IT strategies can project your vital digital assets.
By Sumir Karayi
When most construction firms plan for jobsite security, it involves physical precautions: security fencing, locking gang boxes or even a posted guard or surveillance cameras. But what about digital security? The need to protect digital assets is more critical than ever. Our recent survey, “Getting Your House in Order” found that more than 80 percent of construction companies report having suffered at least one serious data breach in the last two years.
While most often the cybercriminal’s motivation is more mayhem than theft — such as ransomware and other attacks that cripple vital systems — the impact is no less severe. Cyberattacks of any kind can shut down an entire company for days or weeks, bring project progress to a halt and cause serious financial damage — not only from liquidated damages but also lost productivity and business.
As many firms work toward a digital transformation, introducing more and more technology to improve efficiency, reduce manual work and make data and documents more accessible on the jobsite, cybersecurity is becoming an even greater concern. Complicating matters, the remote nature of construction work, with so many laptops and tablets out in the field, makes it extremely difficult for construction IT teams to provide reasonable, practical security with conventional tools.
In fact, construction IT teams report having visibility and control over just 52 percent of their endpoint devices — the fewest of any industry — which means almost half are operating outside of IT’s scope. And, with 85 percent of construction IT teams struggling to secure remote devices, it’s easy to see how the problem can spiral out of control.
Not to mention, the greatest cybersecurity risks are no longer the kind of viruses and server hacks that traditional perimeter security can handle. Instead, cybercriminals have figured out the easiest route is to exploit endpoint vulnerabilities, attacking through unsecured, unpatched software and operating system flaws on individual users’ machines — flaws which data shows are likely present on an extremely large number of devices.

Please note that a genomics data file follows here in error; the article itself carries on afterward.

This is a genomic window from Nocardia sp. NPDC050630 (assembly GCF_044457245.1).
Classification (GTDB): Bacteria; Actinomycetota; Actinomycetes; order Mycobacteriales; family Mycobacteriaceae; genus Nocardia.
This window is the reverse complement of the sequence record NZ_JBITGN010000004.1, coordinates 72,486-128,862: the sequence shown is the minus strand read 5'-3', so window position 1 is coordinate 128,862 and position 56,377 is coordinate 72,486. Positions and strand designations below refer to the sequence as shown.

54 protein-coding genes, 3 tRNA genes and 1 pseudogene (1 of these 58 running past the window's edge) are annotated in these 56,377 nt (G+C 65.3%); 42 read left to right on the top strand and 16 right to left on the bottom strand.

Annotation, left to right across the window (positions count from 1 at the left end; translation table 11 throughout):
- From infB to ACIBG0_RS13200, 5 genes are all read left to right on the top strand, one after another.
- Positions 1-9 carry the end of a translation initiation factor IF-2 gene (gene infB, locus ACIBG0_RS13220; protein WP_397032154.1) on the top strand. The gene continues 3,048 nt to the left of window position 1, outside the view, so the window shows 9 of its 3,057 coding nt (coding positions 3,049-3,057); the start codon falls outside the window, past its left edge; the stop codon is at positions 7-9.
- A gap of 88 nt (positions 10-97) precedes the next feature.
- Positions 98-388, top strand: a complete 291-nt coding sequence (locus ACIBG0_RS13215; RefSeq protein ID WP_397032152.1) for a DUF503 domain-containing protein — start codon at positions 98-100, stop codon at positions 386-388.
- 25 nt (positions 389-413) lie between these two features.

As digital transformation in the industry progresses quickly, construction firms must take swift action to secure their devices, or else they will risk falling victim to one of the hundreds of endpoint attacks that occur each year. Here are a few strategies that can provide the digital security construction firms need to protect themselves and their clients.
Move to Windows 10 and Prepare for Ongoing Servicing
With just a few months left on Windows 7 support, the pressure is on to upgrade. But construction firms lag far behind every other industry when it comes to upgrading to the latest, greatest OS, with just 66 percent of devices updated. Much of this stems from the fact that remote machines rarely come into the office for maintenance, so physically gaining access to complete the migration is a challenge.
But, thanks to Windows 10’s built in security features and regular patching protocols, this is one of the most effective steps any firm can take toward locking down digital assets and puts you a giant leap ahead of the game. Automated Windows migration solutions can help IT deploy Windows 10 to any machine, on premise or remote, by queuing up the update and deploying it automatically at a specified desired time — overnight or over a weekend. This means the upgrade can be made without IT even having to lay hands on the device, and it won’t interfere with job productivity.